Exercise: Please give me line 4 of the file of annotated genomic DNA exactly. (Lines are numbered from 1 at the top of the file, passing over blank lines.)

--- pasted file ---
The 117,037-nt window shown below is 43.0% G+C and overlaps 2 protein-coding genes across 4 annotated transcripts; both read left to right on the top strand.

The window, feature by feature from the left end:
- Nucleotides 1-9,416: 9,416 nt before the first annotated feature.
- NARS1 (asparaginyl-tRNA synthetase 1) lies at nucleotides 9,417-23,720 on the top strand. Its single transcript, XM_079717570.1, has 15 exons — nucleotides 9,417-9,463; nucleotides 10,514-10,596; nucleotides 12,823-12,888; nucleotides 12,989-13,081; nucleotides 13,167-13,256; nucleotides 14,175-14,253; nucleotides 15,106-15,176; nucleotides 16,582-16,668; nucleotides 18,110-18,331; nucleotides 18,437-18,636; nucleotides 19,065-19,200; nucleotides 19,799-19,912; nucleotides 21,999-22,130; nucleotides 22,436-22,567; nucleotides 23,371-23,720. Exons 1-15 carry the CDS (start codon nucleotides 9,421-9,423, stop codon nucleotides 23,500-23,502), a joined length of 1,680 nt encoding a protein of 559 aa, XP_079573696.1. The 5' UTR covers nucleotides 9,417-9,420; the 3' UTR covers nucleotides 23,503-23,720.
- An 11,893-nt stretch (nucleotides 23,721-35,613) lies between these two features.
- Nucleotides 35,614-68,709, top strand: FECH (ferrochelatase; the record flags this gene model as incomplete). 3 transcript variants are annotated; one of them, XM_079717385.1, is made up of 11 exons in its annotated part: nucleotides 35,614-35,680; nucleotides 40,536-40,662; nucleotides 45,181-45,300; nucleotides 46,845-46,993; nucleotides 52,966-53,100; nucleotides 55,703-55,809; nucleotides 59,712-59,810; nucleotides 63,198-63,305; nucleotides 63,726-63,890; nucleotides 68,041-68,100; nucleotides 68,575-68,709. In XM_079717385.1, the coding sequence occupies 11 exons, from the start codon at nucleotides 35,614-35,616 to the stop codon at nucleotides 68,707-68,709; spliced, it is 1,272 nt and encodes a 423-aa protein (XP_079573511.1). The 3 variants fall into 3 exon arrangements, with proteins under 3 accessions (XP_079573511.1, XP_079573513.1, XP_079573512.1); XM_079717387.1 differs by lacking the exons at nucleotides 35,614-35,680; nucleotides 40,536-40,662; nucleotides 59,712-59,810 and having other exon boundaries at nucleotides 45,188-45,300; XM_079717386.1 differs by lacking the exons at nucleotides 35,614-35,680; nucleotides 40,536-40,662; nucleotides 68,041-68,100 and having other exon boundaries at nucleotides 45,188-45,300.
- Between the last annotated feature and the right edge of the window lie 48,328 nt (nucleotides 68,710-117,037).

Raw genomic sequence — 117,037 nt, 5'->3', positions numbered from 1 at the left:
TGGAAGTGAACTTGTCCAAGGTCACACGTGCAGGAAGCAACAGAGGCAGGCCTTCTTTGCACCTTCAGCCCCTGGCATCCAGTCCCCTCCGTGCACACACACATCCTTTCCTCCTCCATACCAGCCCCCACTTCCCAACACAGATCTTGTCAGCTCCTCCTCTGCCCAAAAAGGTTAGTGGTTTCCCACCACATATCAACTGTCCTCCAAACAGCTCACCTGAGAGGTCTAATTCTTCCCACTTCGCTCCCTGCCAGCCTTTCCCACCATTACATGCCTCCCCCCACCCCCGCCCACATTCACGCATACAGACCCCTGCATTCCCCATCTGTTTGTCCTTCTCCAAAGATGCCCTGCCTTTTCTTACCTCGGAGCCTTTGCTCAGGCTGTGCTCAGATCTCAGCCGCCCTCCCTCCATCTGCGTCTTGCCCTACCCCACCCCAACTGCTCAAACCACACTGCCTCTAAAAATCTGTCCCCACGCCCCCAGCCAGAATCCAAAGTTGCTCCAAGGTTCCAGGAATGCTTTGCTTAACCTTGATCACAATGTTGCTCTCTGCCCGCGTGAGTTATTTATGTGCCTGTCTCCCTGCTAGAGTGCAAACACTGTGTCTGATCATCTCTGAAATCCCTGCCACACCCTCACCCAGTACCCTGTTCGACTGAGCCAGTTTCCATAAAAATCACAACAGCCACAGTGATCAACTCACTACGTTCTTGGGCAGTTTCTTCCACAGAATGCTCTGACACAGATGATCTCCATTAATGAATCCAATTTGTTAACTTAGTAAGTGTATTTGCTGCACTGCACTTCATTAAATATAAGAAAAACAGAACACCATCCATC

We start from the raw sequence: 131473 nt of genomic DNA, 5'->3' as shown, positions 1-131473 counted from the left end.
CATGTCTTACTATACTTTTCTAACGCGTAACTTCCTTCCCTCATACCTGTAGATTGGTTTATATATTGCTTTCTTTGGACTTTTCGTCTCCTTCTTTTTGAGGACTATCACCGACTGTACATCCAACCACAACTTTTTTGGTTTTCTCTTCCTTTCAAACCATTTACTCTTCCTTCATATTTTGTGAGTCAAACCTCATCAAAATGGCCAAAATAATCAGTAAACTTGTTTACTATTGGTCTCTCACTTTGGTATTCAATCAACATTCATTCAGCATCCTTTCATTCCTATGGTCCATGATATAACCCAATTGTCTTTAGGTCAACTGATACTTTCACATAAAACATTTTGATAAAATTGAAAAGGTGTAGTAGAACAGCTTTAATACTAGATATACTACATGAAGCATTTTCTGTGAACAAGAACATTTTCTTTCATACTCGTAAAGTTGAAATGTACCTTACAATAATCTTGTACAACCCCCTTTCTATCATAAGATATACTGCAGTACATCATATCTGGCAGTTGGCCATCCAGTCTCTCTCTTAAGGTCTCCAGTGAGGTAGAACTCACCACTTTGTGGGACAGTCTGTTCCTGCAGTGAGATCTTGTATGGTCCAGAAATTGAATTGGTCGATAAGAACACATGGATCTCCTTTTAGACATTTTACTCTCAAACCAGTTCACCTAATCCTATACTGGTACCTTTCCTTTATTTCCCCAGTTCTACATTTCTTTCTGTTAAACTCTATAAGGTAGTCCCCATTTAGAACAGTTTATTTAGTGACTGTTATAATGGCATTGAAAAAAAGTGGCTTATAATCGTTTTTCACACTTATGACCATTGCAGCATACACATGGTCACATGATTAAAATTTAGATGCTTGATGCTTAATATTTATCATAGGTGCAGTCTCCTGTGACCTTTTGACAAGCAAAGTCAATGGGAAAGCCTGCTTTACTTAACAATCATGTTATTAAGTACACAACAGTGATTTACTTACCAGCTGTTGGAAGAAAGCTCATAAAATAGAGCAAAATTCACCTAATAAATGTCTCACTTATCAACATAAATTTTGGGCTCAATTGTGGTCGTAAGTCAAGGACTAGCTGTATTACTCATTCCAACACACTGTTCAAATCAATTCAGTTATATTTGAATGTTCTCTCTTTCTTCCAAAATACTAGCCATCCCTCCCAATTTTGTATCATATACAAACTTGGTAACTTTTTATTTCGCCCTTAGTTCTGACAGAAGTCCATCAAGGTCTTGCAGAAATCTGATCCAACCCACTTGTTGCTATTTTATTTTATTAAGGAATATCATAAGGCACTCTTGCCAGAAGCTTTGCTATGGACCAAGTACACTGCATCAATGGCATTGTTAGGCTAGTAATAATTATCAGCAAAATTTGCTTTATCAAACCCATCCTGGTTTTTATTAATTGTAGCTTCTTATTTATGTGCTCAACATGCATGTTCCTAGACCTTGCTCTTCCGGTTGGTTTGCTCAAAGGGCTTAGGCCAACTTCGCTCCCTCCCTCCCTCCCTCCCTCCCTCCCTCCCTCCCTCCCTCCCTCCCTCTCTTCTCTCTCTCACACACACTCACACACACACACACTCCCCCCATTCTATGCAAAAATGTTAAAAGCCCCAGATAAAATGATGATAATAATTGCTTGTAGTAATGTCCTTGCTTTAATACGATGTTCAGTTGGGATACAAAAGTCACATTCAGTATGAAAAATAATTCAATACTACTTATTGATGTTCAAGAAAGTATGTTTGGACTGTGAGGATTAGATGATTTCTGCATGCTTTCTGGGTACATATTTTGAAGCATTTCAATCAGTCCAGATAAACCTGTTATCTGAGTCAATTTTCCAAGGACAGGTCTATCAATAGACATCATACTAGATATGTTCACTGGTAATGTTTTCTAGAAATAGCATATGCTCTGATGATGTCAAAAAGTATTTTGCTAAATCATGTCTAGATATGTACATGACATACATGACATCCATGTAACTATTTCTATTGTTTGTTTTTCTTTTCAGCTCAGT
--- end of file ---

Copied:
- NARS1 (asparaginyl-tRNA synthetase 1) lies at nucleotides 9,417-23,720 on the top strand. Its single transcript, XM_079717570.1, has 15 exons — nucleotides 9,417-9,463; nucleotides 10,514-10,596; nucleotides 12,823-12,888; nucleotides 12,989-13,081; nucleotides 13,167-13,256; nucleotides 14,175-14,253; nucleotides 15,106-15,176; nucleotides 16,582-16,668; nucleotides 18,110-18,331; nucleotides 18,437-18,636; nucleotides 19,065-19,200; nucleotides 19,799-19,912; nucleotides 21,999-22,130; nucleotides 22,436-22,567; nucleotides 23,371-23,720. Exons 1-15 carry the CDS (start codon nucleotides 9,421-9,423, stop codon nucleotides 23,500-23,502), a joined length of 1,680 nt encoding a protein of 559 aa, XP_079573696.1. The 5' UTR covers nucleotides 9,417-9,420; the 3' UTR covers nucleotides 23,503-23,720.